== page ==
A Simple Review for People Who Like Movies

I haven’t seen Dinner For Schmucks yet, and I’ll probably think it’s hilarious.  But that doesn’t mean I have to love it or go out and buy it.  Here’s an interesting take from Newsweek.

The imperative of modern American comedies is that the protagonists change and grow, and that growth always takes place in the direction of societal norms. In Knocked Up, Ben becomes a responsible father. The 40 Year Old Virgin and Forgetting Sara Marshall conclude with their protagonists in happy relationships, while I Love You, Man and The Hangover end in weddings. Though the premise of Dinner for Schmucks is deeply cruel, we are supposed to laugh, because we trust that by the closing credits the characters will have matured into upstanding men. Too bad Hollywood doesn’t give the audience credit for being mature, too.

I know I’m calling for those shitty indie-movie endings, or like, Memento where the director makes fun of how stupid you are all the way to the climax and then sucker-punches you at the end.  But you know what? I like those movies.  I like being challenged.  Americans – across the board – hate being challenged.  We want films to placate our intelligence.  We like things to work out like we think they will. Hollywood knows this.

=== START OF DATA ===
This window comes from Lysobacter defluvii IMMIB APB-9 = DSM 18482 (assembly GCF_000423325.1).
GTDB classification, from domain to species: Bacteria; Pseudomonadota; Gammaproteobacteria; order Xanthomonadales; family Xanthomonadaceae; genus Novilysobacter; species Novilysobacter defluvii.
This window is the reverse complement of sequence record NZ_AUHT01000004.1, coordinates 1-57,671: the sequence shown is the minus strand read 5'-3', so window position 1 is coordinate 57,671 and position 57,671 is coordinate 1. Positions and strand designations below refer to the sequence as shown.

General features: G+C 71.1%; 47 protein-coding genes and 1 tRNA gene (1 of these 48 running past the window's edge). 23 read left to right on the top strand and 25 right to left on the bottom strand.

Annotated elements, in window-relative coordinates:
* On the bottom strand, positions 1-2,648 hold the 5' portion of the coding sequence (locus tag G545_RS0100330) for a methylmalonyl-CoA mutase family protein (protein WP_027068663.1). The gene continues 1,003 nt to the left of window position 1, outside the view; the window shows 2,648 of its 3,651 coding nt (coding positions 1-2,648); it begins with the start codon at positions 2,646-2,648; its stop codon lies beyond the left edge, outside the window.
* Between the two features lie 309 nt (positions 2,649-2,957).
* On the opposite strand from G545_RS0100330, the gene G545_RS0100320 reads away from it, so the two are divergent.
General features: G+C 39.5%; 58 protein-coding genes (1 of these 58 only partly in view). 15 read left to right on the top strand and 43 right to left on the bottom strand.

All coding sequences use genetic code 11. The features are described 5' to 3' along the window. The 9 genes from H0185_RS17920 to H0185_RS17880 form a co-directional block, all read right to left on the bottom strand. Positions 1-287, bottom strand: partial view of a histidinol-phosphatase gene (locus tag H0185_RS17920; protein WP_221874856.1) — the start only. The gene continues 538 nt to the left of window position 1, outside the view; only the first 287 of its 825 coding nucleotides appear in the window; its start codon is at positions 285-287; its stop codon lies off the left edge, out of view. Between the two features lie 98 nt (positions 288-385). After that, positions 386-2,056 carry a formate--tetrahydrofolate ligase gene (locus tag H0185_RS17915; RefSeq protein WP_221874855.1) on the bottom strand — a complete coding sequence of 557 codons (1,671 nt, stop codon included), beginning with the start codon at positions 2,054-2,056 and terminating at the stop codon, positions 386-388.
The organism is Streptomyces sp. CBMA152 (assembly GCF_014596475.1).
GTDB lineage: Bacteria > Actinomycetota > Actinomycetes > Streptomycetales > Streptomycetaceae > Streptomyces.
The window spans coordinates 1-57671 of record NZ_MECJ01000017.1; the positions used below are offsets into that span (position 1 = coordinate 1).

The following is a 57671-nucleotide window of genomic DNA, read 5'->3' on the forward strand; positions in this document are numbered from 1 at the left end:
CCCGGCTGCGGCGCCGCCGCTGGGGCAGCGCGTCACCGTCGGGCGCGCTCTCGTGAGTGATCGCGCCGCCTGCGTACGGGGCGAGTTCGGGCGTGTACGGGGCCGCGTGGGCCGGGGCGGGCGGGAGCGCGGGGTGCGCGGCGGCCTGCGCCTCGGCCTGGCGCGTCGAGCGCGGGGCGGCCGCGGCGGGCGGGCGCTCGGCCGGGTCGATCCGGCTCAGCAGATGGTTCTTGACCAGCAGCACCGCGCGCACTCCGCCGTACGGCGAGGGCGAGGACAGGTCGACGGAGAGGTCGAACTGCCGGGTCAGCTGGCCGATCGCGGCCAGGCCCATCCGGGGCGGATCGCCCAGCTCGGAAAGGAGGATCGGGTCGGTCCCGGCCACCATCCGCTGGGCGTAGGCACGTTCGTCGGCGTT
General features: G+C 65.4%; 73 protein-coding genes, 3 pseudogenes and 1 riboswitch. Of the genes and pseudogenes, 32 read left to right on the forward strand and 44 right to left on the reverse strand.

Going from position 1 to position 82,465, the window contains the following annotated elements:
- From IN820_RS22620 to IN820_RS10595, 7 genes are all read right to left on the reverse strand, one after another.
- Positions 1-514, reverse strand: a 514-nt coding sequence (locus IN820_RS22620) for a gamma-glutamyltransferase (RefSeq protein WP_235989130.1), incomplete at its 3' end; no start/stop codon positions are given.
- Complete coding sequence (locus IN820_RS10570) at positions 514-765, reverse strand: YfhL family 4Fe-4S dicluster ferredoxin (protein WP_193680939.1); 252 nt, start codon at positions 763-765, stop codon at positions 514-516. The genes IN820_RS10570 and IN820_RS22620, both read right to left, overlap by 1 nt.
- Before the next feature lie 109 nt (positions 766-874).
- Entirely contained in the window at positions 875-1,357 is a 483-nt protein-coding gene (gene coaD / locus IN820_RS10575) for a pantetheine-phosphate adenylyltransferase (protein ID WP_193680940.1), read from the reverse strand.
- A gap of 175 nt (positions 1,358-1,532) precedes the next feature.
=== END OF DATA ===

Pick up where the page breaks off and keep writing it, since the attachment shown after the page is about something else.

A quick example, precisely why the American version of Old Boys has stumbled, or maybe it was because its going to be a Hollywood-style blockbuster with Will Smith as the protagonist… Whatever, I bet it’s cause that movie would make Americans feel stupid.

Or, how The Birdcage was pretty much universally panned by critics for not being gay enough.  It didn’t challenge American’s notion of homosexual couples.  The primary criticism being that gay couples are portrayed as weird, eccentric men who never show physical affection, i.e. kiss.  I am told the original French version was way gayer.  Just like the original French version of Dinner for Schmucks was way more socially challenging.

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